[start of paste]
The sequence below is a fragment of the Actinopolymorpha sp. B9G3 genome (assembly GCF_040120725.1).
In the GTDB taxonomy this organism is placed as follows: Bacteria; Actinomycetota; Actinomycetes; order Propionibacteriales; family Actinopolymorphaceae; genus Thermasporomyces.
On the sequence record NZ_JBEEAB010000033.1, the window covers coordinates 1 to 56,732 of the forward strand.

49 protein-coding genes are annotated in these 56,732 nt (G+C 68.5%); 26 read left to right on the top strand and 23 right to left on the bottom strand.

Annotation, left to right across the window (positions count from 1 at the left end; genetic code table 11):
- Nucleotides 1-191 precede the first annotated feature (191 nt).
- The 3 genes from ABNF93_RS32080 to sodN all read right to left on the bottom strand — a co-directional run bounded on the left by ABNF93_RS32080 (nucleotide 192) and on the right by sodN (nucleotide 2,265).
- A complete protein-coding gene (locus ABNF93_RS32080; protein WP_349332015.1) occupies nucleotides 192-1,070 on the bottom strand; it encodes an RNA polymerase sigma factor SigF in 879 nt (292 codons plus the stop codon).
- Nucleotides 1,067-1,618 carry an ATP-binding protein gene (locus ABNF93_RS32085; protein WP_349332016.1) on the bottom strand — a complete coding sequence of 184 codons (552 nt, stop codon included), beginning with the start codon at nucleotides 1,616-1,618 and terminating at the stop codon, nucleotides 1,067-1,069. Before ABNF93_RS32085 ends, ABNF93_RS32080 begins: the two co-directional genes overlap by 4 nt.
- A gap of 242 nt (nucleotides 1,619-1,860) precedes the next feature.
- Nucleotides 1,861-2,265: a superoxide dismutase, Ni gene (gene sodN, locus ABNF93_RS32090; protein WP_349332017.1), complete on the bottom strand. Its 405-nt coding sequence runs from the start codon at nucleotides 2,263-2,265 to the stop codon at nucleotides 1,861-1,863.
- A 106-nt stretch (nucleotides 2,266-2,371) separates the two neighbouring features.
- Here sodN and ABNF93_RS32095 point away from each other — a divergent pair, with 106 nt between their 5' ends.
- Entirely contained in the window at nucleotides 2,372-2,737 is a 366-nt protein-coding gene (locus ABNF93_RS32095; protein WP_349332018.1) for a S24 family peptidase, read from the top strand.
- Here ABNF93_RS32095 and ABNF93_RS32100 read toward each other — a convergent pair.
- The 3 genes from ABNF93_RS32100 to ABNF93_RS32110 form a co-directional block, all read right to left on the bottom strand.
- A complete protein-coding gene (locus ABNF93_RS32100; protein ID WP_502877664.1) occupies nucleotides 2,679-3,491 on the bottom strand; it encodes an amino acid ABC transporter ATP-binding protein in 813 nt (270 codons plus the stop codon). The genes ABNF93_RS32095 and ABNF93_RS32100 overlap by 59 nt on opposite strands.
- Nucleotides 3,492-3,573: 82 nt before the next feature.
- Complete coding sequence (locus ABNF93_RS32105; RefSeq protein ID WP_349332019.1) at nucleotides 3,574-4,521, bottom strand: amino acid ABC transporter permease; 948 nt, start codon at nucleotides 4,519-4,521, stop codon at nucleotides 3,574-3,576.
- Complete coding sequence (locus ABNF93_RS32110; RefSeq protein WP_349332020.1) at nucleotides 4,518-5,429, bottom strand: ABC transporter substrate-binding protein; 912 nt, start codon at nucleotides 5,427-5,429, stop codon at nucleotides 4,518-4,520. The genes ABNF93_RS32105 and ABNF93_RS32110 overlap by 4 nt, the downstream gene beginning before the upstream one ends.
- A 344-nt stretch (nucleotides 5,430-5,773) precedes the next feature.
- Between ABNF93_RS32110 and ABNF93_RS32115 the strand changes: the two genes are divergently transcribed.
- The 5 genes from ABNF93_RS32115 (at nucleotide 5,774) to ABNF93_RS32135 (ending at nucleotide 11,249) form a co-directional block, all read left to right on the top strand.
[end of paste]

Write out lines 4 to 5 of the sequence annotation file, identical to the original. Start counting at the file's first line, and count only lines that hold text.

49 protein-coding genes are annotated in these 56,732 nt (G+C 68.5%); 26 read left to right on the top strand and 23 right to left on the bottom strand.

Annotation, left to right across the window (positions count from 1 at the left end; genetic code table 11):